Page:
Every year at Christmas when we put up the tree we always have a cheese fondue. My mom started the tradition when my sister and I were kids and it has stuck ever since. Now it has a whole lot more to do with the fondue than with putting up the tree
It actually felt a little sacrilegious when I started serving this caramelized shallot and gruyere fondue at the supper club. I felt like there was something wrong with eating fondue outside of Christmastime … until I had my first bite. Any notion of it being sacrilegious went out the door and became a big pile of cheesy, gooey deliciousness.
Of the few fondues I’ve made this is my favourite. By far. And from all the moans coming from around the dinner table as people gorge on melted cheese covered bites of sourdough, I’m not the only one who loves this. But then what’s not to love? Gruyere, check. Melted cheese, check. Melted cheese … oh wait I said that one already, right.
I know that making fondue can be a bit intimidating. If you’ve made it before you might have even had it go a bit lumpy, right? I bet it still tasted amazing, but who wants lumpy melted cheese? But don’t worry, with just a few simple tricks you can have fail proof smooth, perfectly melted and delicious fondue. Want to know what those tricks are?
- Always (always always) start with your cheese finely grated. It does take a bit more work but when I’ve been in a hurry and grated it using the regular larger holes it separates and becomes lumpy. I’m not sure why but grating it using the smaller holes always works.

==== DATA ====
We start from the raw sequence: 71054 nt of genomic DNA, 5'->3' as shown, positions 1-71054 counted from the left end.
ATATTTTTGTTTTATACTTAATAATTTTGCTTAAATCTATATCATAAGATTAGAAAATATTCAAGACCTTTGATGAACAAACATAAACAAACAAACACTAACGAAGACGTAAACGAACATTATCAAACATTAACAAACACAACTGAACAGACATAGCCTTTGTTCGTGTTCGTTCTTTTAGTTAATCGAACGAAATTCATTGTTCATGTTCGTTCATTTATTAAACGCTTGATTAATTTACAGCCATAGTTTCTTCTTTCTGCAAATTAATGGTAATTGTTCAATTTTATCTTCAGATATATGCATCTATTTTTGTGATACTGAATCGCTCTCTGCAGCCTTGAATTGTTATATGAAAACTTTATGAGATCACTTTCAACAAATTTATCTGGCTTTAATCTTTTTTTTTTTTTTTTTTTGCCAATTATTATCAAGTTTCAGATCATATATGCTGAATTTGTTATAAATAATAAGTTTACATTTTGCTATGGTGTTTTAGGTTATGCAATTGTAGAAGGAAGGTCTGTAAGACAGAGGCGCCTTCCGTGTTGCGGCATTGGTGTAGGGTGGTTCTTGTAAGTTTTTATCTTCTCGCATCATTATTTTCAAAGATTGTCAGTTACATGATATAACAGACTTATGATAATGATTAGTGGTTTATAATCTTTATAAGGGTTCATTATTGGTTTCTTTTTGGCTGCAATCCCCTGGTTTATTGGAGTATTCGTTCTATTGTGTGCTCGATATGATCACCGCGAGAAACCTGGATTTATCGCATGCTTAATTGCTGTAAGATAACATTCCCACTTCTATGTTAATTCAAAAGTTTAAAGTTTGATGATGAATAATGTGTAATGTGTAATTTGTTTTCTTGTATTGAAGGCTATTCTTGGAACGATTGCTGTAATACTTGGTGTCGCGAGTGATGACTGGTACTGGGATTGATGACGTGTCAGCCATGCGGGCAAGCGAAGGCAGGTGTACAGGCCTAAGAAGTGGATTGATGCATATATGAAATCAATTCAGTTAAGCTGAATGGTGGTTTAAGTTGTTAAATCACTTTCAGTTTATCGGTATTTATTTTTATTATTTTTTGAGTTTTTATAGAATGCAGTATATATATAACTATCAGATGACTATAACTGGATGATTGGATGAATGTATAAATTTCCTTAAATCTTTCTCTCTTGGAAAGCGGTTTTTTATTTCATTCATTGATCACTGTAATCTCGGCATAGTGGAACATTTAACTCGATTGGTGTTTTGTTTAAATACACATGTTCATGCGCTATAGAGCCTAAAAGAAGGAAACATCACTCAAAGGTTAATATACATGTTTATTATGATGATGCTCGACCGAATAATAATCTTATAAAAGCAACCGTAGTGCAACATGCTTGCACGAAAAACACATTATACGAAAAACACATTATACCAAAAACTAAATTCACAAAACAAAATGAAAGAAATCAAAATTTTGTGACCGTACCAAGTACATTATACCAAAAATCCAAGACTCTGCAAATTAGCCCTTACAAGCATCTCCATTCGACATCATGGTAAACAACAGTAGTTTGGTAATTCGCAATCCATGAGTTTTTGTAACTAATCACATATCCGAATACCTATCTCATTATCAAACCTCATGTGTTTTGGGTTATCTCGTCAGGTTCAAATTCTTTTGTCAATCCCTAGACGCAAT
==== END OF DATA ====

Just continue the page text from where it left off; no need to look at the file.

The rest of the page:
- Add only a small handful of cheese at a time and make sure that the cheese has completely melted and the pot returns to a boil before you add any more. Again, I’m not sure why but this does work. Every time.
- That’s it. I make this dish regularly and as long as I follow those two rules it always turns out perfect.
Make sure to follow The Endless Meal!
- 1 tablespoon butter
- 6 ounces thinly sliced shallots (about 1½ cups)
- 1 teaspoon sugar
- 1 teaspoon salt
- 14 ounces finely grated Gruyere cheese (about 3½ cups packed)
- 2 tablespoons all purpose flour. For a gluten free version use 1½ tablespoons corn starch
- 1½ cups (or more) dry white wine*
- Generous pinch of ground nutmeg
- 1 small clove finely grated or minced garlic
- 2 tablespoons calvados or another apple brandy
- Freshly ground black pepper, use generously
- While bread is what is often served with fondue there are many other things that you can use to dip that I actually prefer. Some of my favourites are: spicy sausage, sautéed whole mushrooms, lightly steamed broccoli and cauliflower, prawns, tiny roasted potatoes and slices of apples.
- Melt butter over medium heat in a medium sized, heavy bottomed saucepan. Add shallots and cook for 2 minutes. Add sugar and salt and cook, stirring occasionally for about 15 minutes.
- While the shallots are caramelizing, grate the cheese using the fine edge of the grater. Add to a large bowl and toss with the flour, or for a gluten free fondue toss with corn starch.
- Add the white wine to the shallots and bring to a boil for 1 minute. One small handful at a time slowly begin to add the cheese. Whisk until the cheese is melted and the pot returns to a boil before adding more. Continue until all the cheese has been added into the fondue.
- Whisk in the nutmeg, garlic, calvados and pepper. Be generous with the amount of pepper you grind in. Check for seasonings and add more salt and pepper as necessary.
- If you would like your fondue to be a little thinner you can add another splash of wine or even water.
The fondue can be made up to a day in advance. Store the cooled fondue in your fridge until about 15 minutes before you would like to serve it. Warm it on medium low heat and whisk frequently until it is hot and bubbling. You may need to add a splash of water to thin it a little.